John Lee | WYPR

John Lee

Reporter, Baltimore County

John Lee is a reporter for WYPR covering Baltimore County.

John has worked in news for more than 20 years. He has been a news director, assistant news director, managing editor, assignment editor and reporter at various radio and television news stations. He’s won numerous awards from The Associated Press, including best news operation, best continuing news story, and best news series.

Before coming to WYPR, John spent more than a decade as a stay-at-home dad. During that time he raised a disabled child. He also listened to WYPR every day thinking, “I’d like to work there.”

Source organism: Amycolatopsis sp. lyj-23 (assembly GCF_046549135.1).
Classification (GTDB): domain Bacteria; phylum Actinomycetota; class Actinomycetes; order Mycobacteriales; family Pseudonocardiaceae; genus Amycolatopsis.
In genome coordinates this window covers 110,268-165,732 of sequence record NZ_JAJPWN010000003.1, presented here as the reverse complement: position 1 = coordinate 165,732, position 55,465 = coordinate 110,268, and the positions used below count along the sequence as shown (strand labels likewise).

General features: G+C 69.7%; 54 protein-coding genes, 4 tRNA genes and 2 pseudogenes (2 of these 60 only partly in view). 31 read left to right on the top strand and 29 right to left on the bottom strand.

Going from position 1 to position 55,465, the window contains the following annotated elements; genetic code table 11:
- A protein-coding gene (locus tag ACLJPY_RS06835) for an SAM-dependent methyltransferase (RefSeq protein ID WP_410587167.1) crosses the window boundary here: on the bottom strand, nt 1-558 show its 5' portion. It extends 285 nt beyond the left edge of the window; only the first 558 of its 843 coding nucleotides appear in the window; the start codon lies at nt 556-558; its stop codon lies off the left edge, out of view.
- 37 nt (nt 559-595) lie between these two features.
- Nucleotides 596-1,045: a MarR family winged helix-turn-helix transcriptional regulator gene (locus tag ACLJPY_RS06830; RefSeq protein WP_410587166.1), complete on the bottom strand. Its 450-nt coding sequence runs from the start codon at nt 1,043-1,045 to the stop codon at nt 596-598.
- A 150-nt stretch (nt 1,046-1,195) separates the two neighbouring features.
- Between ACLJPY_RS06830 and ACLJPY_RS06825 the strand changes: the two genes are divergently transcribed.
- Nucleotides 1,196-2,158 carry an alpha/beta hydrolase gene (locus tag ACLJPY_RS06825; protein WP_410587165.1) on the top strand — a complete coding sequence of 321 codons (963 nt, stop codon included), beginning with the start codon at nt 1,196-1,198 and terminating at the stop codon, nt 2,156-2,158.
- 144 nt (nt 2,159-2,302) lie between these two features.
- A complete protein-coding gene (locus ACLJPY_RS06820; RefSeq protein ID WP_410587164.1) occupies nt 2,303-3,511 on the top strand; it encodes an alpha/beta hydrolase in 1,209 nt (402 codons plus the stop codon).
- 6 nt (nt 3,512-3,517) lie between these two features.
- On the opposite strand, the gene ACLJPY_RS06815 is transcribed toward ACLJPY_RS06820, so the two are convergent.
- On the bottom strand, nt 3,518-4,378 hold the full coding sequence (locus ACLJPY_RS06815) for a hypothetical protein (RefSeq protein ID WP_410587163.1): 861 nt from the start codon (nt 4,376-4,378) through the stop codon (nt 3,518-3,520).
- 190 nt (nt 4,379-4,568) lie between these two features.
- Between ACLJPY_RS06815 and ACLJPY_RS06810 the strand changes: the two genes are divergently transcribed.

In 2013, John did just that. He started as “the world’s oldest intern."

John has both a master’s degree in media management and a bachelor’s degree in broadcast journalism from Virginia Commonwealth University.

Baltimore County

Warning that the toughest challenge yet could be “COVID’s long, dark winter,” Baltimore County Executive Johnny Olszewski  announced new restrictions Friday.

They are, like those his counterparts in other jurisdictions have announced, more stringent than those Gov. Larry Hogan announced earlier in the week.

Baltimore County Public Schools


The Baltimore County Schools now have a plan on how students from preschool to second grade will be brought back to the classroom.

But with COVID-19 rates worsening, it’s anyone’s guess when that will happen.

Baltimore County

COVID-19 cases are spiking in Baltimore County.